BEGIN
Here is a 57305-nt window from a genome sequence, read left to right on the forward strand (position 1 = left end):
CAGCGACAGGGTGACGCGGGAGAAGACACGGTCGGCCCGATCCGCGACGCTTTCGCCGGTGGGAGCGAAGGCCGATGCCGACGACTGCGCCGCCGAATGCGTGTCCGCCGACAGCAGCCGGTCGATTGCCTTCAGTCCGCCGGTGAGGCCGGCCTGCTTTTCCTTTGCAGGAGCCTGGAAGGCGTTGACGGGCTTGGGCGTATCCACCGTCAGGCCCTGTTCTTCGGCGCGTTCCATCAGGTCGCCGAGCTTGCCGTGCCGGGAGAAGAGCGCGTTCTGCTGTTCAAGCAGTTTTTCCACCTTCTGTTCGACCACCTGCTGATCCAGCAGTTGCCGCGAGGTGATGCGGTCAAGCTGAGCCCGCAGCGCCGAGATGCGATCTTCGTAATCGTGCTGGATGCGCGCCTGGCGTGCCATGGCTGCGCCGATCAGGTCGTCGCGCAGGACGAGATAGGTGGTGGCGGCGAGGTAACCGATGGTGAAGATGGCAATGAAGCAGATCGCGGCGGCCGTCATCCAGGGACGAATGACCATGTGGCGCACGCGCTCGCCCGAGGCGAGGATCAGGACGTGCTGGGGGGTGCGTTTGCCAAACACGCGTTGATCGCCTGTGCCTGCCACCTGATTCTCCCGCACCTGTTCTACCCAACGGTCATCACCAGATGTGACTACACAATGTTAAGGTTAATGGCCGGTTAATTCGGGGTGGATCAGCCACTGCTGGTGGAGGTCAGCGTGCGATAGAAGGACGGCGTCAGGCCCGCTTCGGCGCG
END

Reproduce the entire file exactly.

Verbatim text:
Here is a 57305-nt window from a genome sequence, read left to right on the forward strand (position 1 = left end):
CAGCGACAGGGTGACGCGGGAGAAGACACGGTCGGCCCGATCCGCGACGCTTTCGCCGGTGGGAGCGAAGGCCGATGCCGACGACTGCGCCGCCGAATGCGTGTCCGCCGACAGCAGCCGGTCGATTGCCTTCAGTCCGCCGGTGAGGCCGGCCTGCTTTTCCTTTGCAGGAGCCTGGAAGGCGTTGACGGGCTTGGGCGTATCCACCGTCAGGCCCTGTTCTTCGGCGCGTTCCATCAGGTCGCCGAGCTTGCCGTGCCGGGAGAAGAGCGCGTTCTGCTGTTCAAGCAGTTTTTCCACCTTCTGTTCGACCACCTGCTGATCCAGCAGTTGCCGCGAGGTGATGCGGTCAAGCTGAGCCCGCAGCGCCGAGATGCGATCTTCGTAATCGTGCTGGATGCGCGCCTGGCGTGCCATGGCTGCGCCGATCAGGTCGTCGCGCAGGACGAGATAGGTGGTGGCGGCGAGGTAACCGATGGTGAAGATGGCAATGAAGCAGATCGCGGCGGCCGTCATCCAGGGACGAATGACCATGTGGCGCACGCGCTCGCCCGAGGCGAGGATCAGGACGTGCTGGGGGGTGCGTTTGCCAAACACGCGTTGATCGCCTGTGCCTGCCACCTGATTCTCCCGCACCTGTTCTACCCAACGGTCATCACCAGATGTGACTACACAATGTTAAGGTTAATGGCCGGTTAATTCGGGGTGGATCAGCCACTGCTGGTGGAGGTCAGCGTGCGATAGAAGGACGGCGTCAGGCCCGCTTCGGCGCG